Two Ithaca College professors overcame an extensive visa process and safety concerns in order to present on media literacy in Iran.
Psychology professor Cyndy Scheibe and Chris Sperry, director of curriculum and staff development for Project Look Sharp at the college, were two of the four keynote speakers on Oct. 22 at the First International Conference on Media Literacy in Tehran, Iran.
Iran’s Media Literacy Research Group asked them to speak because of the work they do with teaching media literacy through Project Look Sharp, Scheibe said.
Project Look Sharp is a media literacy initiative that develops and provides lesson plans and media materials as well as supporting effective integration of media literacy with critical thinking at all levels, according to its official website.
Getting students to engage in the classroom and getting professors and teachers to engage the students, rather than just lecture, was the key point for this conference, Scheibe said.
“It’s very common for students in Iran to not even open their mouths until college,” she said.
By presenting videos of children raising their hands and participating in class to an audience made up of policy makers, college students, educators, the media and a number of the other government ministries, Sperry said, they were able to show what effective media literacy in the classroom can look like and how engagement in education is critical.
Sperry said the largest obstacle to their travel to Iran was getting their visas approved, which took about three months.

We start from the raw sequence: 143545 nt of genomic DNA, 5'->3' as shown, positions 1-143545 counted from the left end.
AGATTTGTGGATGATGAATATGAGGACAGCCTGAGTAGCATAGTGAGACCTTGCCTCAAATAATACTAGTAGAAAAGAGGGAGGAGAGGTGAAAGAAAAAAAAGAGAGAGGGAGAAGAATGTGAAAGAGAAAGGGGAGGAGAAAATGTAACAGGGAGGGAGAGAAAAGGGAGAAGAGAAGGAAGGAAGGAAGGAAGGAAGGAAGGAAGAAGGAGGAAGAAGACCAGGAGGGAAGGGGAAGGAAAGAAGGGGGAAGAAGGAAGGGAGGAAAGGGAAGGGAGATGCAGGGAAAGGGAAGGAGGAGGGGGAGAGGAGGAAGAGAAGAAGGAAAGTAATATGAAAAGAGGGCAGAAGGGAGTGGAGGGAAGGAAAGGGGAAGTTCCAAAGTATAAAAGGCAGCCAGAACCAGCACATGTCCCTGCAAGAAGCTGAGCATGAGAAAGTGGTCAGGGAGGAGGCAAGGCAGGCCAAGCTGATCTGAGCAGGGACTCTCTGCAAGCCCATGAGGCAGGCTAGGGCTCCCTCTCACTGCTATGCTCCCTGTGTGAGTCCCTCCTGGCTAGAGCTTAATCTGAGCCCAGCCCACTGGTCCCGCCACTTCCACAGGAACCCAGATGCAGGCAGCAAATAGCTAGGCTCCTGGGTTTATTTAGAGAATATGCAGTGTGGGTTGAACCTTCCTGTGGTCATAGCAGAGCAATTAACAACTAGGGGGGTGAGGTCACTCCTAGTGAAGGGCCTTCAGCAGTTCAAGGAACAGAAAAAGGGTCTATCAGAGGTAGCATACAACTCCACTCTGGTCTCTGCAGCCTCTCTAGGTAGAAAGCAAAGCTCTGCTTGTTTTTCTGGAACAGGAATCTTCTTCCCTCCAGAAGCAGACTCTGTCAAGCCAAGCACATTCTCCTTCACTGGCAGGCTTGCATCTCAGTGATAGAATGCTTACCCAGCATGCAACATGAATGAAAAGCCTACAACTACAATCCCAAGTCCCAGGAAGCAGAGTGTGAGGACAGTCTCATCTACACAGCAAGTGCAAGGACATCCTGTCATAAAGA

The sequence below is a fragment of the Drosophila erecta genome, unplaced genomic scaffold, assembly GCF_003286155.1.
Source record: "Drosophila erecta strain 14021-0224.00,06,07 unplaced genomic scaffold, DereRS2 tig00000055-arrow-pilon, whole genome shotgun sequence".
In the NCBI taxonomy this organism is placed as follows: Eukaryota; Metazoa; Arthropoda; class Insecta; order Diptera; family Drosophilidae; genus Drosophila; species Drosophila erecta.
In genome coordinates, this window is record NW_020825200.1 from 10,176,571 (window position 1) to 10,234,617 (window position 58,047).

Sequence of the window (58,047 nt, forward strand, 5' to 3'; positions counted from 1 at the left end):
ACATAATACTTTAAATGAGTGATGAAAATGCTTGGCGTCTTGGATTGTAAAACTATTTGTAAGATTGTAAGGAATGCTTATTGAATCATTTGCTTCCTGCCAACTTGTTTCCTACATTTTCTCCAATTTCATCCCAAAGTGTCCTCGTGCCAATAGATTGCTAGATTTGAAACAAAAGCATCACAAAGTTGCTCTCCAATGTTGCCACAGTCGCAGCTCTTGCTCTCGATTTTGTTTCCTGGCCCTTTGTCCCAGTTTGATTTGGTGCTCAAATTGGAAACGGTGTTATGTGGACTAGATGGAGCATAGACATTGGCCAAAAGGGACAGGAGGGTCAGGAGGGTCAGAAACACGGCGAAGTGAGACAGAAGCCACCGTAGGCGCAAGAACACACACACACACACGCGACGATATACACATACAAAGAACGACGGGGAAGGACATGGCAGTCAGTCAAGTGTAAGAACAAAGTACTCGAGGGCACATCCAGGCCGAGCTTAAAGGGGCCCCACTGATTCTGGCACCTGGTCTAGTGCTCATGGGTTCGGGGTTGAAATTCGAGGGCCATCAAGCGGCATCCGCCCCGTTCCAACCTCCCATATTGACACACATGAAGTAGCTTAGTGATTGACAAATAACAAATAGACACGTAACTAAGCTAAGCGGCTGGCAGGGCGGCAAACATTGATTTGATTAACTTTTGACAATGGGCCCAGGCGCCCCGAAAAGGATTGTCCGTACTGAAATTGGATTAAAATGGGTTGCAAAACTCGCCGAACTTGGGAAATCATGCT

He said they had to go through the Pakistan Embassy and ended up having to hire a lawyer in Washington, D.C., who was the nephew of a friend of Scheibe’s, to actually walk their applications through the U.S. Department of State and ship them back.
“It was quite a hair-raising experience getting the visa,” Sperry said. “I think it had a lot to do with bureaucracy, but also the difficult relationship between the United States and Iran. It came through the day before we left.”
Tanya Saunders, assistant provost for international studies and special projects, said the college does not sponsor or provide funds to travel to countries listed under the U.S. Department of State travel warning list, which includes Iran. This is a policy that has been in place at the college for several decades.
“The State Department has its reasons for placing a country under warning,” Saunders said via email. “We do not second guess those reasons.”
Scheibe said concerns about safety were expressed by a number of people, but she and Sperry were free to travel on their own behalf.
“The college would not support the trip financially, but we never asked them to,” Scheibe said. “All expenses, literally all expenses, were paid by the folks in Iran.”
As part of their preparation for this conference, Scheibe contacted Hormoz Movassaghi, finance and international business professor at the college, to advise them on cultural customs and how to communicate to their targeted audience.
“When it came to general guidelines, I told them people were very friendly in Iran,” Movassaghi said. “I also said that university audience people were eager to learn, so they will be well received and respected.”
Scheibe said when they finally landed, the hospitality shown by the Iranian people was incredible.
Sperry said their translator and lead contact, Mostafa Movahedian, was open to hearing their ideas and talking with them about what could and couldn’t be discussed.
Scheibe said they were surprised by the differences in culture during the conference. She said she was warned that because she is a woman, the different speakers and audience members might address questions toward Sperry more than her. However, at one press conference with the special assistant to the mayor of Tehran, he spoke only to Scheibe and almost completely ignored Sperry, Scheibe said.
“We still don’t know why this was the case and laughed about it later with our hosts,” Scheibe said.
Sperry said they learned much from their Iranian hosts and their audience at the conference, which he said responded enthusiastically to their questions and interactive-media decoding.